DESCRIPTION (provided by applicant): Iterative reconstruction algorithms that significantly improve image quality over filtered backprojection methods have been developed by us and others. However, the full potential of these algorithms have not yet been realized. For example, iterative reconstruction methods can incorporate sophisticated modeling of the expected image that is specific for classes of clinical applications, and use of iterative methods can substantially remove constraints on PET instrument designs (e.g., allow the use of non-standard detector geometries). The goal of this grant is to develop a theoretical framework that can be used in practice to obtain the optimum iterative reconstruction algorithm as well as the optimum PET instrument design for each clinical application and to validate the new approaches in order to attain the full potential of PET. The potential application of this work is enabled by the availability of high performance computers that allow the use of accurate and statistically sophisticated iterative reconstruction algorithms. We propose to incorporate stochastic models for the target and background as a major extension of our previous work. The new approach to the optimization of the reconstruction algorithm will use the initial noisy data set to estimate the resolution and the noise characteristics of the target and the background at each element of the image. Numerical observers will be used to analytically compute task-specific figures of merit. A spatially variant image prior model will then be designed to achieve the optimal lesion detection and quantitation across the whole region of interest. Finally, the theoretical results of the optimum reconstruction, combined with ensemble information of patients and of the disease pertaining to a specific organ, will be used to discover the optimal instrument design for each clinical task. We will study both whole-body PET systems and application specific PET systems with non-standard geometries (e.g., PET for imaging breast and prostate). All results will be validated using Monte Carlo simulations, phantom scans, and real patient data from a whole body scanner.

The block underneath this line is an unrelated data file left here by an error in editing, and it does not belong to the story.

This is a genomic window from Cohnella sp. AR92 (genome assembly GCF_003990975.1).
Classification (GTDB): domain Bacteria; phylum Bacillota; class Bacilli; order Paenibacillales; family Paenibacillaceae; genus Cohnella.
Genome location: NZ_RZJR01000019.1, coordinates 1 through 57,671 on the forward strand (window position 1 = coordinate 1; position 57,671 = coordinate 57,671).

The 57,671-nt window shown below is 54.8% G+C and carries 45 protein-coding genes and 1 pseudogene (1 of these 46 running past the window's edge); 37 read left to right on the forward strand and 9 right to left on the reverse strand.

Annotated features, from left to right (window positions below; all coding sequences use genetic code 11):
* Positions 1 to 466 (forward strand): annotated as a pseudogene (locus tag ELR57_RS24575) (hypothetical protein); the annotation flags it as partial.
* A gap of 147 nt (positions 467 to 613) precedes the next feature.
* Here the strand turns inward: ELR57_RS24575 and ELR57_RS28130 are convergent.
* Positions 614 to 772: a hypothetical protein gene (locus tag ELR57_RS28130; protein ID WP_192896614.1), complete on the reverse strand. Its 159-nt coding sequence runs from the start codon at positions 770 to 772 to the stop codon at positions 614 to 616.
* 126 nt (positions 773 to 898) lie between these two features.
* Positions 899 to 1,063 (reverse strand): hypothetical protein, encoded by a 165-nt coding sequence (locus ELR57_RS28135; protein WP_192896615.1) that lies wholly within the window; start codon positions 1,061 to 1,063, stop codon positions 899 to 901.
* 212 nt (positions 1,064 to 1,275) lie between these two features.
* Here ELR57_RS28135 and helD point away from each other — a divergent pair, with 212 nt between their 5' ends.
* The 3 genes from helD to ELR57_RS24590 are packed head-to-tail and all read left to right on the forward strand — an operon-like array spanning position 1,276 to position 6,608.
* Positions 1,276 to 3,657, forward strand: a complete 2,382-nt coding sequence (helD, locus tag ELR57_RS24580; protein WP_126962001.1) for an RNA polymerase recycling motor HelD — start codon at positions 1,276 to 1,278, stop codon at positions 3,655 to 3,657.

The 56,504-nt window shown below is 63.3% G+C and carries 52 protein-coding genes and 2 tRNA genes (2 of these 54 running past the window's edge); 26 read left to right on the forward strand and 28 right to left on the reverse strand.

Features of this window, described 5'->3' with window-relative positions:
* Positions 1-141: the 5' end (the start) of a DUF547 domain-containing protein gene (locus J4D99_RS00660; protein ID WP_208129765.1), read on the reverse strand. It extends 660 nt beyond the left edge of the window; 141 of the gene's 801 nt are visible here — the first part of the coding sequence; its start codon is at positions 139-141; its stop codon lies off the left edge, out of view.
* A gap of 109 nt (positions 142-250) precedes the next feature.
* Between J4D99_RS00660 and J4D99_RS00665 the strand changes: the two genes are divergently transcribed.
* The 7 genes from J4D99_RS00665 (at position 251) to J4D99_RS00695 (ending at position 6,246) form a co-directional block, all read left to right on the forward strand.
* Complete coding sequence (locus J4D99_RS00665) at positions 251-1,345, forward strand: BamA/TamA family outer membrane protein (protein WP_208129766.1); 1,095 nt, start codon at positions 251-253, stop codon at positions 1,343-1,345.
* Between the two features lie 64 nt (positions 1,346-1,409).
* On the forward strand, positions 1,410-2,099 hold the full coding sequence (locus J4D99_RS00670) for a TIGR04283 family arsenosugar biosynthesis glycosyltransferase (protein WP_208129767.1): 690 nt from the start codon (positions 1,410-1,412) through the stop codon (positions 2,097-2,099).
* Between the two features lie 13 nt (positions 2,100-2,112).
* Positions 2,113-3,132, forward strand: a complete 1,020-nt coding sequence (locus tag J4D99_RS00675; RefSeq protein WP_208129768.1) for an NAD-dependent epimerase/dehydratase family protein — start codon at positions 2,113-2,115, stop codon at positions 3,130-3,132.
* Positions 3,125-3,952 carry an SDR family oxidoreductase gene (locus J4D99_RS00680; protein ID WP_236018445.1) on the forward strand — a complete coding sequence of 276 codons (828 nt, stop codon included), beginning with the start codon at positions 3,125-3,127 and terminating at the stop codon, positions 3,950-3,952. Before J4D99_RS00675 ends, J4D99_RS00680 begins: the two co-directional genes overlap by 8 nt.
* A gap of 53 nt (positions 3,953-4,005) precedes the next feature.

|Effective start/end date||7/1/02 → 6/30/19|
- National Institutes of Health: $258,331.00
- National Institutes of Health: $278,996.00
- National Institutes of Health: $131,160.00
- National Institutes of Health: $345,186.00
- National Institutes of Health: $307,959.00
- National Institutes of Health: $317,446.00
- National Institutes of Health: $317,086.00
- National Institutes of Health: $345,549.00
- National Institutes of Health: $239,117.00
- National Institutes of Health: $311,153.00
- National Institutes of Health: $136,093.00
- Biochemistry, Genetics and Molecular Biology(all)
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